Hamilton: I don't understand why F1 cars are getting heavier

Mercedes Formula 1 driver Lewis Hamilton says he does not understand why F1 is letting cars get continually heavier while also trying to improve sustainability.

Hamilton: I don't understand why F1 cars are getting heavier

F1’s new generation of cars in 2022 are set to be the heaviest ever, with the minimum car weight currently set at a whopping 790kg.

The move to heavier turbo hybrid powerunits from 2014, allied to improved safety structures and the arrival of the Halo, have contributed to a big hike over the years.

From around 640kg at the end of the V8 era, the cars went past 700kg in 2016 and are now nudging 750kg.

The extra bulk that is carried around has contributed to cars being less nimble, and is believed to be a contributing factor in why venues like Monaco no longer appear particular well suited to F1 machinery.

For seven-time world champion Hamilton, the extra weight also seems to go against a push by the wider world for cars to get lighter in a bid to use less energy.

PLUS: The weighty issue F1 needs to find a balance with

“I don’t understand why we’re going heavier,” he said. “I don’t understand particularly why we go heavier when there’s all this talk about being more sustainable – just as the sport is going in that direction.

“By going heavier and heavier and heavier, you’re using more and more energy. So that feels that’s not necessarily in the right direction or in the thought process.”

As well as cars being heavier, they are also much bigger in dimension compared to previous years.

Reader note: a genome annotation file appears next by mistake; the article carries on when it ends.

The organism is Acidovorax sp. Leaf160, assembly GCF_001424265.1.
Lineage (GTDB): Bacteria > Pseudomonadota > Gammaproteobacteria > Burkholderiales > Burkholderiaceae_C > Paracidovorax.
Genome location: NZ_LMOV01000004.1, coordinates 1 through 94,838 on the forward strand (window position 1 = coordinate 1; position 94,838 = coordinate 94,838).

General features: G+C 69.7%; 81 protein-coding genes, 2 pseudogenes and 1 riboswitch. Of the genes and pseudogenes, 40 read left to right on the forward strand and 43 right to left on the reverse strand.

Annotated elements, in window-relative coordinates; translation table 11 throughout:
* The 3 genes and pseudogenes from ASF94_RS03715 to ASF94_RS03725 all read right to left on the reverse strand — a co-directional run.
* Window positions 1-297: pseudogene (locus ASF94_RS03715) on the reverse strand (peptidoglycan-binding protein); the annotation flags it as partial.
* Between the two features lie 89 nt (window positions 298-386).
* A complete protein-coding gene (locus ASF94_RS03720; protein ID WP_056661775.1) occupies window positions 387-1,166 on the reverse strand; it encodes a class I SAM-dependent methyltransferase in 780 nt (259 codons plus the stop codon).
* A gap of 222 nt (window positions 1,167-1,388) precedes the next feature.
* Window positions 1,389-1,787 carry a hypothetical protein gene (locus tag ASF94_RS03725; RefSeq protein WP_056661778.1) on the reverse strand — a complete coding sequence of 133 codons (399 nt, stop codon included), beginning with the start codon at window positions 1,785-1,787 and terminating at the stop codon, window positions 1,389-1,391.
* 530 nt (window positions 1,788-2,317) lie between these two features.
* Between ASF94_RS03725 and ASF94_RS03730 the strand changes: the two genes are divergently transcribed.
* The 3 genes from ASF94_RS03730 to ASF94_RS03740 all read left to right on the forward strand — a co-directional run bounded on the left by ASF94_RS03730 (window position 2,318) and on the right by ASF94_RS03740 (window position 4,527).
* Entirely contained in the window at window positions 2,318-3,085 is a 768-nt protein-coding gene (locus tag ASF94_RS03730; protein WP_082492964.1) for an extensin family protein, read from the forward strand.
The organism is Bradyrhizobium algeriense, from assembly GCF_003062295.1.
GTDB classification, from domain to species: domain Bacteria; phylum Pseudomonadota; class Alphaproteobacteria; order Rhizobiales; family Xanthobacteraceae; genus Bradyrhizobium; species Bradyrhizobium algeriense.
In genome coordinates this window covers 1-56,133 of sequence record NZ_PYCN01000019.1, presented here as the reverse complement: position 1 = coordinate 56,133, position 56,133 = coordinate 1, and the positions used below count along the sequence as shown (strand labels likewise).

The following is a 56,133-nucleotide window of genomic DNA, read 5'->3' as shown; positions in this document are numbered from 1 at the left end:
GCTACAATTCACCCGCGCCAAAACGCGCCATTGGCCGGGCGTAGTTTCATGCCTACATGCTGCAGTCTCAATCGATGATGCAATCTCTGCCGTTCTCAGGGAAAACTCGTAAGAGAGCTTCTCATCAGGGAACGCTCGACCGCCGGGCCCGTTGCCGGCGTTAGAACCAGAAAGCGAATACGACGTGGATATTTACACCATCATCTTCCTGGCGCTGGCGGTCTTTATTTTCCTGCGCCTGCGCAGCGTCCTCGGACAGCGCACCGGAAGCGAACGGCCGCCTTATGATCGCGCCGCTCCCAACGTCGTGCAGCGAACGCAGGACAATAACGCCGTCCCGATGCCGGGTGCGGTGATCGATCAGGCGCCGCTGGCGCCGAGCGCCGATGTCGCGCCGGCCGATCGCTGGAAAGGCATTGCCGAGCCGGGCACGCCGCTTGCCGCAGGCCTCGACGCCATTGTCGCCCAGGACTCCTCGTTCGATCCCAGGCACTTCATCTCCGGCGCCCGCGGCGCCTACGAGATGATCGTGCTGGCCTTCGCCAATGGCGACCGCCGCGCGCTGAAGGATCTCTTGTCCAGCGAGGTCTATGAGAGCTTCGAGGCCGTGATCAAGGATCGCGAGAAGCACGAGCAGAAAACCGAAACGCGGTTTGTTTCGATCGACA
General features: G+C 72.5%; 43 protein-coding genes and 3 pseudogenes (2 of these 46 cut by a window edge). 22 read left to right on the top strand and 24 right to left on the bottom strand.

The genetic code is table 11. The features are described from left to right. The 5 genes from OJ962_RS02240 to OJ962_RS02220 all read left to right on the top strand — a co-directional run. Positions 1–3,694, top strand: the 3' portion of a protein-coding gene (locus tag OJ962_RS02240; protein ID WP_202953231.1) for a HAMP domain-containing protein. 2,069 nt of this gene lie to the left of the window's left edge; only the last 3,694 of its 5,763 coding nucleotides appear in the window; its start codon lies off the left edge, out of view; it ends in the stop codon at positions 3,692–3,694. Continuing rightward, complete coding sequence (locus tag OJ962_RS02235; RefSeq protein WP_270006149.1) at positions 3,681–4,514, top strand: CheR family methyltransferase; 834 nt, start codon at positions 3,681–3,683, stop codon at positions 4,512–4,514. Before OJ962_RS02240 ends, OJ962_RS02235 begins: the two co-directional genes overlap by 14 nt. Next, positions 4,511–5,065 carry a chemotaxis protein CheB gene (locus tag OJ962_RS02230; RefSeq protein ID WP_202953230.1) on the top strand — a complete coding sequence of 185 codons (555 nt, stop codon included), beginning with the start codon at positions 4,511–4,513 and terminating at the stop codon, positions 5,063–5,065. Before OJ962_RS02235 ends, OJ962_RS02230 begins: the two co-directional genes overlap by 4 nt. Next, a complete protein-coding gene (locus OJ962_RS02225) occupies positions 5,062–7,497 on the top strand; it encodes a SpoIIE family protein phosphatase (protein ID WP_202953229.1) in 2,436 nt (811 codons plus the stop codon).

Hamilton says the whole feel of the cars has changed hugely since he started in F1 in 2007.

“The lighter cars were more nimble, were nowhere near as big, naturally, and so racing, manoeuvring the car, was better,” he said.

Kimi Raikkonen, Ferrari F2007 leads Lewis Hamilton, McLaren MP4/22

Kimi Raikkonen, Ferrari F2007 leads Lewis Hamilton, McLaren MP4/22

Photo by: Sutton Images

“On the tracks we’re going to, they’re getting wider. In Baku it’s quite wide in places and of course it’s narrow in other places.

“Monaco was always relatively impossible to pass, but now the cars are so big that it’s too big for the track. And, as I said, as we get heavier and heavier, that’s more energy we’ve got to dissipate – bigger brakes, more brake dust, more fuel to get you to the locations.

“I don’t fully understand it.”

Alfa Romeo veteran Kimi Raikkonen says the change in car weight since he started in F1 in 2001 has never been a shock, as it has happened gradually.

However, the 2007 world champion says that it is only when looking back in the history books that the scale of the change hits home.

“It’s a lot  when you see the old cars next to this year’s cars or even the last year’s cars,” he explained.

“Some years it’s, ‘How small they look!’ So, obviously we are not here to design.

“I think if we still did race the mid-2000s or whatever year you want to pick cars, it wouldn’t make any difference to racing. It just wastes an awful lot of money on the way to get to here and nothing else has changed.”

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